Wednesday, 2 September  

The Entrepreneurial Society in Europe

Prof. David Audretsch opened the kick-off conference with a keynote address.

According to him globalization and increasing competition forced first the US and now Europe into a more entrepreneurial economy and society. 

Entrepreneurial Economy in US

Prof. Audretsch gave a historical account of how the US was struggling to face up to competition from Europe and Asia in the 80s. And how, despite efforts to revive the old, managed industrial economy, the engine of growth turned out to be the vibrant entrepreneurial economy that emerged in Silicon Valley and elsewhere. Although there were policies supporting this, at the time there was no intended design. The entrepreneurial economy emerged more than it was the result of supporting policy initiatives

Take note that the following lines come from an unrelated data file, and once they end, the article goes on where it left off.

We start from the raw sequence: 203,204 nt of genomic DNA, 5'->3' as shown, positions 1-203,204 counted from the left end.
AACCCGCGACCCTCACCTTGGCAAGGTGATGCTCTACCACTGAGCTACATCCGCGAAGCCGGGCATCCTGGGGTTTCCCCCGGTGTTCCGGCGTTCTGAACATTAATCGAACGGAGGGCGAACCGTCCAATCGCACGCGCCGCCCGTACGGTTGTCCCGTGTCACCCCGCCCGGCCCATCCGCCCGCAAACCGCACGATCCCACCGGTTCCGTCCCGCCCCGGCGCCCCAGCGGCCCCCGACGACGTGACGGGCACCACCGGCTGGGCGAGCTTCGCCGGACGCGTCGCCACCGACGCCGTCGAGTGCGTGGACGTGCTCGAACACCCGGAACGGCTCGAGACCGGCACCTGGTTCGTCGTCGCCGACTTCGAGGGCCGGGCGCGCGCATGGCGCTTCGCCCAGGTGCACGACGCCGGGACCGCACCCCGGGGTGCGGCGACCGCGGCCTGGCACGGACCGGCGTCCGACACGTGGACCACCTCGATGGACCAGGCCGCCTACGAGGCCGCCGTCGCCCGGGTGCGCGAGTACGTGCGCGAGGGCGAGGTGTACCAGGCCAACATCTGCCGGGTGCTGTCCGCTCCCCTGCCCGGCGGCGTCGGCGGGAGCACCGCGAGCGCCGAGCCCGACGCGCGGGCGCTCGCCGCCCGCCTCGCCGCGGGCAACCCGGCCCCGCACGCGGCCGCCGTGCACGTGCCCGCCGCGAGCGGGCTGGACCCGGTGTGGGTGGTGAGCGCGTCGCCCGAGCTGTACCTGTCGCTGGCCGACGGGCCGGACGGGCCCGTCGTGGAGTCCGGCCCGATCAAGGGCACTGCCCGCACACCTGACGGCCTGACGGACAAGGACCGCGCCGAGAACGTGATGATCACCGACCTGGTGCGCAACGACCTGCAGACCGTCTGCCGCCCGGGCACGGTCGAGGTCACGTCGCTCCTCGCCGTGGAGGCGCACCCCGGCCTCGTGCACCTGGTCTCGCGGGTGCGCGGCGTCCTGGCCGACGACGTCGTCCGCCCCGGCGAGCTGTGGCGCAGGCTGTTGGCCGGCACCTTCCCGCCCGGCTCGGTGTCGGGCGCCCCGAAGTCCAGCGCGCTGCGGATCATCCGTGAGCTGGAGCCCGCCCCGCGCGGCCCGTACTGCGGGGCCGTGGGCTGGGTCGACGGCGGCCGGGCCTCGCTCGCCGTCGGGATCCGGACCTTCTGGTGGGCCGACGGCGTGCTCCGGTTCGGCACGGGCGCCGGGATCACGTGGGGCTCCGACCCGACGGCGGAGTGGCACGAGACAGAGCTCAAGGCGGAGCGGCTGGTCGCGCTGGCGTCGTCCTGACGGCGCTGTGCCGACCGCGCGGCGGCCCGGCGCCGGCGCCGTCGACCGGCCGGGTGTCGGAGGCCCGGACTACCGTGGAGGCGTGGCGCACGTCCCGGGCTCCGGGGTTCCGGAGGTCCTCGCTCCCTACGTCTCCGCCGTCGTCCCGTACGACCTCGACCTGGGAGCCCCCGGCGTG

Transformation in Germany

Germany and more specifically Berlin saw a similar transformation. After reunification Eastern Germany saw its old industry wiped out. Unemployment was high and German was the “sick man of Europe” for nearly a decade. But in 2004 Germany implemented a reform agenda that made labor more flexible, reformed education, incentivized self-employment and entrepreneurship, increased R&D and intrapreneurship. Push and pull factors came together and Berlin was exemplary. It was “arm aber sexy” and attracted creative, entrepreneurial talent from all over former East and West Germany. The initial thrust was perhaps not policy induced, but policies and institutional reform helped Berlin evolve in what it is today: the entrepreneurial capital of Germany, Europe and perhaps the world.